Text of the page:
Civil & Etherington (p.24), in their description of the early years of the Drewry Car Co, record that:
"On 23rd December 1908, .. Mr W Drewry (a family member of the former owners) was awarded a bonus of £20 in consideration of the 'good results obtained from the cars running on the Leopoldine Railway' which he had commissioned in Brazil."
Does the above statement imply that William went to South America? We have no passenger list or port records to support this.
In 1908, William's father, Charles Stewart Drewry and his brother, the co-founder, James S Drewry were dirrectors of the Drewry Car Co. based in Teddington.
It seems very likely that William and other members of the family worked on behalf of the company from time to time.
(For more on the Drewry Car Co see: Charles Stewart Drewry.)
On 23rd May, 1912, Mr W Drewry, age 31, is listed as one of twelve passengers arriving in London from Lobito Bay, Angola, on the Berwick Castle, which had started its voyage in Mauritius.
He is the only person travelling 3rd class and the only person whose occupation (mechanic) is listed.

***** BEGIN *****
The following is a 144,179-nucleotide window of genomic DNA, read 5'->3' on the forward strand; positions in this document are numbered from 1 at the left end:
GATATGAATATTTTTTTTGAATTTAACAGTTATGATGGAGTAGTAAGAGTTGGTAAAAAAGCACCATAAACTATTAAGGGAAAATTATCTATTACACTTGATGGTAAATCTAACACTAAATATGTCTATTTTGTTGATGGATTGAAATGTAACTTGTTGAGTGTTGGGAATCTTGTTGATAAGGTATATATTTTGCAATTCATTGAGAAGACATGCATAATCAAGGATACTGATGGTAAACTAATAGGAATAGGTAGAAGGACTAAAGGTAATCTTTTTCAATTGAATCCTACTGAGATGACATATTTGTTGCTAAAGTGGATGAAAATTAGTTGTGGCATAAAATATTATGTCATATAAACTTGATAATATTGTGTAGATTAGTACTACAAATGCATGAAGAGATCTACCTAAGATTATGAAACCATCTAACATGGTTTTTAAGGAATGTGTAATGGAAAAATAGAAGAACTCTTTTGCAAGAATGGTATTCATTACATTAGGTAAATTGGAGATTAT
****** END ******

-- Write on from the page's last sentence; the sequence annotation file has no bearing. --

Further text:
William's 'Country of Last Permanent Residence' is given as 'Africa'.
On 24th August, 1912, Mr Drewry, age 31, embarks in London for Lobito Bay on the Cowrie Castle, which is headed for South Africa.
His occupation is listed as missionary, so either William is having a laugh or his handwriting is so poor that the purser has misread 'mechanic'.
His 'Country of Intended Future Residence' is given as 'Angola' but the same is true for all the other passengers.
These journeys raise a number of questions:
When did William go out to Africa? Had he been in Angola for some time? We have been unable to find a 1911 census record for him so we can guess that he has been in Angola for at least a year. (There is a passenger record for a Drewry going out to Africa in 1909.)